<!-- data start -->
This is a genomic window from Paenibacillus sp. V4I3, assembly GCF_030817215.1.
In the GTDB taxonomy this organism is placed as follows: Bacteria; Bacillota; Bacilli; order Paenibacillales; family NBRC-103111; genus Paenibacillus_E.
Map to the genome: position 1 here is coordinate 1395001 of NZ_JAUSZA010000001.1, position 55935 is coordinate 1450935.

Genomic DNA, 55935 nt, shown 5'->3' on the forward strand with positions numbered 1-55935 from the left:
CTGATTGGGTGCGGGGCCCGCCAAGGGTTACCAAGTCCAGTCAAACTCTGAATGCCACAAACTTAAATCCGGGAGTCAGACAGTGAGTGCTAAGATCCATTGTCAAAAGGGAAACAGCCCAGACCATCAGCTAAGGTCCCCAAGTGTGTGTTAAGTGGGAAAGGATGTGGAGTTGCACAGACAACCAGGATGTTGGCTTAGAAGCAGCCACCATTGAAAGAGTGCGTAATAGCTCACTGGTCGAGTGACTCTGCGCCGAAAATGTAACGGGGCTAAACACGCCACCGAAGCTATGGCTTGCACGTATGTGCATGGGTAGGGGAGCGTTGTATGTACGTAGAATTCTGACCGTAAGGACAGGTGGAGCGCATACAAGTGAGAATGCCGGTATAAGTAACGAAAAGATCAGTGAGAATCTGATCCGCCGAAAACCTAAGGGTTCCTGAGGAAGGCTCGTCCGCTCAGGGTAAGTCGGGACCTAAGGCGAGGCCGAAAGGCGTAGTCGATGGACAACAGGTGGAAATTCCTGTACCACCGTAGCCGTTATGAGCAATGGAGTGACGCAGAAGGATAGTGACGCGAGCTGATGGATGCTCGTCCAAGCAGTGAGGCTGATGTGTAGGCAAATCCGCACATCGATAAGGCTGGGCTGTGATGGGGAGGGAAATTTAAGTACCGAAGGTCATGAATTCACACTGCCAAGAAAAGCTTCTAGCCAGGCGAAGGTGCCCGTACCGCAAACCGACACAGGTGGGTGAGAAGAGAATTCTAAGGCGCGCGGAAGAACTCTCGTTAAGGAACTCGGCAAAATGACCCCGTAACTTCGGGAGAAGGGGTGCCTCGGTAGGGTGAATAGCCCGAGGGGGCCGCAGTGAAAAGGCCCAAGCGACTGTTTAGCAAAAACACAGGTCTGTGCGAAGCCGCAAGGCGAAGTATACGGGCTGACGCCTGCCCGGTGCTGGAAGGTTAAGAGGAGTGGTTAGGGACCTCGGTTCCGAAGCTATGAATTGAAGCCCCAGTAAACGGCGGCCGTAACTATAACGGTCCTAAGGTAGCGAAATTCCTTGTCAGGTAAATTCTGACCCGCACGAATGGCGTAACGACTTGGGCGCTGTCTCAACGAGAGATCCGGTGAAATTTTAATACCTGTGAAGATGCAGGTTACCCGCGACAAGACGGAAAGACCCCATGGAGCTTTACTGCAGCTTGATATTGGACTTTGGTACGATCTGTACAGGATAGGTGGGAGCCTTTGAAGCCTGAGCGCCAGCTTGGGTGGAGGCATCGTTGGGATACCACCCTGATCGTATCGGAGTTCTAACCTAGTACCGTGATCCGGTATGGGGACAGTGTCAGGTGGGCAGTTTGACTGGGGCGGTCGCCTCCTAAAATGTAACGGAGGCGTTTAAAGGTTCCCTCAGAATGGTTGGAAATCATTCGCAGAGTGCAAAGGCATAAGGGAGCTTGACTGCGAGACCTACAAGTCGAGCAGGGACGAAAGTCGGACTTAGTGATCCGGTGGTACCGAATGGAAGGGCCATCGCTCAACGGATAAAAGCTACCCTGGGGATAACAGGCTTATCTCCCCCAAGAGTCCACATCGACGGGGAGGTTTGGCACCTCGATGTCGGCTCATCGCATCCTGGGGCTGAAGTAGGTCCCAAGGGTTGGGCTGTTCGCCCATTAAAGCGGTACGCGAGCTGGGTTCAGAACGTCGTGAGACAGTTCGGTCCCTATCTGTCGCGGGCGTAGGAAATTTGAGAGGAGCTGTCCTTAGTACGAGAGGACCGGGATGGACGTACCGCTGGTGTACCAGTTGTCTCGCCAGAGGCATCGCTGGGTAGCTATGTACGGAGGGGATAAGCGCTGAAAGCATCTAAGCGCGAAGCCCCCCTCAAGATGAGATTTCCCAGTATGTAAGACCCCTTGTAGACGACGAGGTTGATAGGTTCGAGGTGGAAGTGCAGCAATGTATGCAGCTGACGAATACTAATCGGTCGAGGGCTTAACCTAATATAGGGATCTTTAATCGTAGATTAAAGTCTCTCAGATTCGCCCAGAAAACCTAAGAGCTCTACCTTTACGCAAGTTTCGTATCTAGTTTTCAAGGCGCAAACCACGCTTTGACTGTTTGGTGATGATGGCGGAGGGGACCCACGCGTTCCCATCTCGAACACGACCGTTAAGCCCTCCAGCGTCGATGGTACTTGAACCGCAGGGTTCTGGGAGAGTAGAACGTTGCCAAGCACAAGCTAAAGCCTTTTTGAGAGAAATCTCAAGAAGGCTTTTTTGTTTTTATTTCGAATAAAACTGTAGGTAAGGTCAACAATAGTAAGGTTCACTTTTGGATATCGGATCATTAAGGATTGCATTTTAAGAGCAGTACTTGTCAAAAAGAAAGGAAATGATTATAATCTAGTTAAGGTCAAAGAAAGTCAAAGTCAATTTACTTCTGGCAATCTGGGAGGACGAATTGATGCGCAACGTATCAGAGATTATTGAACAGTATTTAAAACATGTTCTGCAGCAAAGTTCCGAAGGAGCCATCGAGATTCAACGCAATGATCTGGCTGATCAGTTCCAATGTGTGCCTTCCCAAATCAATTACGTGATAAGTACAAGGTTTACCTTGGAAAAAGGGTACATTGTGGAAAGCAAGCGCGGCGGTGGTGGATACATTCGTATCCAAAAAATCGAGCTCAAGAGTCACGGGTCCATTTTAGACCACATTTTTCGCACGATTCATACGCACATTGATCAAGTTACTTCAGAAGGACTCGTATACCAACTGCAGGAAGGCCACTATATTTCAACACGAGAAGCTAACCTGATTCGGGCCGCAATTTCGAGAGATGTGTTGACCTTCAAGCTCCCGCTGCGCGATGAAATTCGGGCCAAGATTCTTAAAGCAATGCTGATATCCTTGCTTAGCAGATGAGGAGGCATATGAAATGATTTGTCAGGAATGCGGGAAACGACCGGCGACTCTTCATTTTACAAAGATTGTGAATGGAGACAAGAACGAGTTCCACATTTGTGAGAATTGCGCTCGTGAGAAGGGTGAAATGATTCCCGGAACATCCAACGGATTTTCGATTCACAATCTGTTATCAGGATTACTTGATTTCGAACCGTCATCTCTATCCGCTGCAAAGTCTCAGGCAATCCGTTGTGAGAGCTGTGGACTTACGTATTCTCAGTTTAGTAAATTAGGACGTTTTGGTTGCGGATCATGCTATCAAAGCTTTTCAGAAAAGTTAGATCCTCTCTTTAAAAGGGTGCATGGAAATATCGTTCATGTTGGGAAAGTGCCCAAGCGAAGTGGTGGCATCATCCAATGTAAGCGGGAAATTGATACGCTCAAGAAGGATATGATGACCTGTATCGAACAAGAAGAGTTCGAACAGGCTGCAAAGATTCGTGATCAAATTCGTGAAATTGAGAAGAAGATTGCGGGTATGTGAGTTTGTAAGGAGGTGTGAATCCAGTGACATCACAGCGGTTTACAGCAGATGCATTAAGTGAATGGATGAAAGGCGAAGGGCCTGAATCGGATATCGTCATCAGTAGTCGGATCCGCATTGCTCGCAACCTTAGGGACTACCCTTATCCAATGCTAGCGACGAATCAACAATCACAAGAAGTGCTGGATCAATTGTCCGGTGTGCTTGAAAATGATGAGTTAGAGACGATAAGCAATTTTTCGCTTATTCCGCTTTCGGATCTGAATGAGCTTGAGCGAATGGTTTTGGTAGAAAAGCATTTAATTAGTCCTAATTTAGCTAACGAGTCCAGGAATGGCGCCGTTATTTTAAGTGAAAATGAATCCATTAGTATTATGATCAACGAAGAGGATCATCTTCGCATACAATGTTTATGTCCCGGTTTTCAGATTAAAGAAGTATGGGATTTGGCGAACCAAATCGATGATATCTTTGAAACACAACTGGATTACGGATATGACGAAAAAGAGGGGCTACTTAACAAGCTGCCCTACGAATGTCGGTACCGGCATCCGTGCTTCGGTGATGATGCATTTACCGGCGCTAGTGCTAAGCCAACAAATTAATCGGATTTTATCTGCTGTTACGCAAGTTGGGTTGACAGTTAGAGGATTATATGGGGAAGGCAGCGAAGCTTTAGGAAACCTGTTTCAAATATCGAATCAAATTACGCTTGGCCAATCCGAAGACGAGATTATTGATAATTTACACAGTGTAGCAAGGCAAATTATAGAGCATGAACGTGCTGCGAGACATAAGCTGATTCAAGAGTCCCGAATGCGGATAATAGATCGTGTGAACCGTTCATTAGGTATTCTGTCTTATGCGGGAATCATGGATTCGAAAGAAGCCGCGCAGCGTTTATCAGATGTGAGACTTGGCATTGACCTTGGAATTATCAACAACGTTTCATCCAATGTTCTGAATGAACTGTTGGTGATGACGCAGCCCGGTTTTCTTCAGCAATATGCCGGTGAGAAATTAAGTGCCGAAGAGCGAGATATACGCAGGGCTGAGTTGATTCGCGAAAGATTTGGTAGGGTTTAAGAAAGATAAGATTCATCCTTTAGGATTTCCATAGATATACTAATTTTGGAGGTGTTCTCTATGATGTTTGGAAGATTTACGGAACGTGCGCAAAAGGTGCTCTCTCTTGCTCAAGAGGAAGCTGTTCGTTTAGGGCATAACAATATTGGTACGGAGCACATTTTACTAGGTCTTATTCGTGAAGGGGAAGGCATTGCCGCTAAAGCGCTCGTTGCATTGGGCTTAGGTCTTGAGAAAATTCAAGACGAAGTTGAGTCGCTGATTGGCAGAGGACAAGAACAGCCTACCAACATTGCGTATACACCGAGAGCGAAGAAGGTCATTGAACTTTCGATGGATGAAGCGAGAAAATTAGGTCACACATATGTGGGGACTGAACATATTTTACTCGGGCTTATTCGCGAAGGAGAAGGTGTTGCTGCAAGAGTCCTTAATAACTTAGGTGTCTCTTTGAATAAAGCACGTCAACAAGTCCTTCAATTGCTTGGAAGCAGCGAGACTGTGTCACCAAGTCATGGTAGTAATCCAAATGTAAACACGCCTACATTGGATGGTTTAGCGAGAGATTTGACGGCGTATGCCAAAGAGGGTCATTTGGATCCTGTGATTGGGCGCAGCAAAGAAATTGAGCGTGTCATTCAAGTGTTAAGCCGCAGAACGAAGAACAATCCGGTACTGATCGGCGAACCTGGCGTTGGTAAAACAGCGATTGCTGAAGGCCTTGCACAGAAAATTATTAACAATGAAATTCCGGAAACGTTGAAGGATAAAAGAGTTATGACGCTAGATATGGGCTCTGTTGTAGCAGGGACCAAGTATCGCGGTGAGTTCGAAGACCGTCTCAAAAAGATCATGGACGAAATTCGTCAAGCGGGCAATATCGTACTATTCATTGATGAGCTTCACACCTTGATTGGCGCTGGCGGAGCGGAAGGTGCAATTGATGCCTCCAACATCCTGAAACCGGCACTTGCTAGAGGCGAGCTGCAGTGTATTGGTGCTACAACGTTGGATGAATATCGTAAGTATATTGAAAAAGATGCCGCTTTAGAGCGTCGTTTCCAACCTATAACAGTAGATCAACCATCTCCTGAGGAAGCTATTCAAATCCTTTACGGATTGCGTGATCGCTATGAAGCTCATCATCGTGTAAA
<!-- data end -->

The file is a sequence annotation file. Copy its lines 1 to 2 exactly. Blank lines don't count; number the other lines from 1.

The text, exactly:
This is a genomic window from Paenibacillus sp. V4I3, assembly GCF_030817215.1.
In the GTDB taxonomy this organism is placed as follows: Bacteria; Bacillota; Bacilli; order Paenibacillales; family NBRC-103111; genus Paenibacillus_E.